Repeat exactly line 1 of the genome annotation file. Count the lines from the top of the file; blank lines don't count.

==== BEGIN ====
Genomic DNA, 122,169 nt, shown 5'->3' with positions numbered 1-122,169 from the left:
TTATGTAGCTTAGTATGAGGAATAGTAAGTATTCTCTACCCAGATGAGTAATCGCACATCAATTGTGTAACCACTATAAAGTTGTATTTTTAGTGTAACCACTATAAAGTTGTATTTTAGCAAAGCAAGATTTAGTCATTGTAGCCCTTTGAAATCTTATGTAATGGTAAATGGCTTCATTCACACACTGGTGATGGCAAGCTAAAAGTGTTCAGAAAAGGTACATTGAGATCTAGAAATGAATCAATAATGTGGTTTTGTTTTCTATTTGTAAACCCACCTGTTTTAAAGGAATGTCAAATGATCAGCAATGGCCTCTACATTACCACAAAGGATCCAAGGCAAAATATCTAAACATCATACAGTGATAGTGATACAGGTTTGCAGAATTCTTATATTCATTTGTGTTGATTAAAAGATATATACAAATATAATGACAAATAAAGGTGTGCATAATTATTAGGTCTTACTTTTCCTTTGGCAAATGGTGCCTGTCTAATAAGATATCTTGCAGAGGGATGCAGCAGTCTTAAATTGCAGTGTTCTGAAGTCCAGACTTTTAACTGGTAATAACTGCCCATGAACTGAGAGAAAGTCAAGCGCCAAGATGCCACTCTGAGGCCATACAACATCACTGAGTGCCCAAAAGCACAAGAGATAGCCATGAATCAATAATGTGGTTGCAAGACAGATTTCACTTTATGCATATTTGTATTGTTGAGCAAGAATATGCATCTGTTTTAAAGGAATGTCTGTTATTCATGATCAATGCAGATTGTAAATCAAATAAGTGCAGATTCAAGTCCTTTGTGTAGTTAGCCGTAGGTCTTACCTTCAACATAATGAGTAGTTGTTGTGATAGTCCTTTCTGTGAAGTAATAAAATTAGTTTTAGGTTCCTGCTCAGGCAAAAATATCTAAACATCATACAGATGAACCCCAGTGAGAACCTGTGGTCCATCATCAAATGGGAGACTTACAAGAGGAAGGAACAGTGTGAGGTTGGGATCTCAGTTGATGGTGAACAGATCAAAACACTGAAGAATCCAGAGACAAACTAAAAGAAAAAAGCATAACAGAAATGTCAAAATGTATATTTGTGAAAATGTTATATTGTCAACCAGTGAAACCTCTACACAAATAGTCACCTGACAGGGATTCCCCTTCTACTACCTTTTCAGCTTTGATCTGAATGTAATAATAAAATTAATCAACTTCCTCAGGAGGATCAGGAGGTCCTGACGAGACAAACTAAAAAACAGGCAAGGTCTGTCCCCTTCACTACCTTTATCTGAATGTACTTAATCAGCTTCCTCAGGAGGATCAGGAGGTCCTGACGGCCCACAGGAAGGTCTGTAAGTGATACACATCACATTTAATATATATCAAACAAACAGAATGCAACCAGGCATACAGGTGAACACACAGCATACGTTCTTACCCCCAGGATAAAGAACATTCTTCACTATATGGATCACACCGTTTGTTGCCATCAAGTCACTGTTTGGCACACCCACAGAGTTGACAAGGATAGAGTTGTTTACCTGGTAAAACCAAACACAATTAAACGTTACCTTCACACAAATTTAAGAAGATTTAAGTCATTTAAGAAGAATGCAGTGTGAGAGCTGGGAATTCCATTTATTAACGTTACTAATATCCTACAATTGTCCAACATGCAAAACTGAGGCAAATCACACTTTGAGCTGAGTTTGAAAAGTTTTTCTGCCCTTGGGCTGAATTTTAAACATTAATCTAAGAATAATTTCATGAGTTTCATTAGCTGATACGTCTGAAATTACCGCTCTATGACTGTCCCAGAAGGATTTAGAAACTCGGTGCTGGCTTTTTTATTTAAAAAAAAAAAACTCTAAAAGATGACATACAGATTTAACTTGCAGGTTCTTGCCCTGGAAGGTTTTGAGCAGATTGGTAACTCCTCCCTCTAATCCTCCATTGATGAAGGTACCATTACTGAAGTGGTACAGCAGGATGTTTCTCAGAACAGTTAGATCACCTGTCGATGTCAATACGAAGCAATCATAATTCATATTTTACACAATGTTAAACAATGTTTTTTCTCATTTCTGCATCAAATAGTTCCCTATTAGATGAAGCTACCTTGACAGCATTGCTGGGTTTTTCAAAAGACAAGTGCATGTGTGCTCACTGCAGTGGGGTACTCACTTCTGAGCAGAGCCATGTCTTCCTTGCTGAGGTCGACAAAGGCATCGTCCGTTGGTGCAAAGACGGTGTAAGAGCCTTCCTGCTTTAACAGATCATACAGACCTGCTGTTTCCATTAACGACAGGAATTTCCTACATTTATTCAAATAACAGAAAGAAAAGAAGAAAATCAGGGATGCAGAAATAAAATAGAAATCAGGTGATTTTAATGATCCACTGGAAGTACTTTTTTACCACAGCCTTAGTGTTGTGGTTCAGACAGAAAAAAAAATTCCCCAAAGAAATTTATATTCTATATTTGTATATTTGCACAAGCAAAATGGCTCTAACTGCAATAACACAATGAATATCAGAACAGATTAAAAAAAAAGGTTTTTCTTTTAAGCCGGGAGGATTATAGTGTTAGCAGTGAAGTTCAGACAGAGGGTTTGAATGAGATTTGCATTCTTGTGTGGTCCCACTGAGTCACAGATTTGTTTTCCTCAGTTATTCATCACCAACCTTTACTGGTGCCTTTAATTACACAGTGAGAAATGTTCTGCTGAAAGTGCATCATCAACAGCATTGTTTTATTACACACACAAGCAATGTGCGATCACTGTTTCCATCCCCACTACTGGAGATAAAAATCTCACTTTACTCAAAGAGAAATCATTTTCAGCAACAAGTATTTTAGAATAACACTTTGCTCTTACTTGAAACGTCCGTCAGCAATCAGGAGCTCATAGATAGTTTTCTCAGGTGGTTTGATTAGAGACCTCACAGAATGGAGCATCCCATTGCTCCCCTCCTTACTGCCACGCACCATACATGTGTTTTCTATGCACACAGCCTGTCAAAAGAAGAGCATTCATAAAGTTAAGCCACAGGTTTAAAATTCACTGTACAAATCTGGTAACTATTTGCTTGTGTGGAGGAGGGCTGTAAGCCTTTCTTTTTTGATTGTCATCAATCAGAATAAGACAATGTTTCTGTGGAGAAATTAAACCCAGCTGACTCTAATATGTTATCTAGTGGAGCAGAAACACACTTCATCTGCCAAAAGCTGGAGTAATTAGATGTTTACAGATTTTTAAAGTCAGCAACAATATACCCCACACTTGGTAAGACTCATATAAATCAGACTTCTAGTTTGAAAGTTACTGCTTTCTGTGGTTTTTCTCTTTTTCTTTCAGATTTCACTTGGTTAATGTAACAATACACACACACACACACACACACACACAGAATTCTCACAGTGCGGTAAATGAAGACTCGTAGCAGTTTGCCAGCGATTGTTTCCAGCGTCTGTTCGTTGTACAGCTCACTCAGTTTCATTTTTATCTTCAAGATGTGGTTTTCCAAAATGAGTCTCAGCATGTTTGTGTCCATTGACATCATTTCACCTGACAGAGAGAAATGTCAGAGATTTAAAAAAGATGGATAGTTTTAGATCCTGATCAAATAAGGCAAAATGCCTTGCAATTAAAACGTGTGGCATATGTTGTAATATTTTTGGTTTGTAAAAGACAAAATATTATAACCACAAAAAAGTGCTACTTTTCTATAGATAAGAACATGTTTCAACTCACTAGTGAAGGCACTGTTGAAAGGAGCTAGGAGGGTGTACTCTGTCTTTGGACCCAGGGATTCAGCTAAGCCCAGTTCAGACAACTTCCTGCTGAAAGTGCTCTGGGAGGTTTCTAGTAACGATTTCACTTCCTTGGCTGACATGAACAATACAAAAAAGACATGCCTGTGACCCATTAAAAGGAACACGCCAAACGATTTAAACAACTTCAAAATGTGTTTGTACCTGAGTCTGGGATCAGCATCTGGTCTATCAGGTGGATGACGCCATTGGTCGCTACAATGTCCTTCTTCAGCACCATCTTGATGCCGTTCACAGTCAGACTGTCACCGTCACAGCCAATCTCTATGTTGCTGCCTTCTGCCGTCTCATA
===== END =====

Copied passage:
Genomic DNA, 122,169 nt, shown 5'->3' with positions numbered 1-122,169 from the left: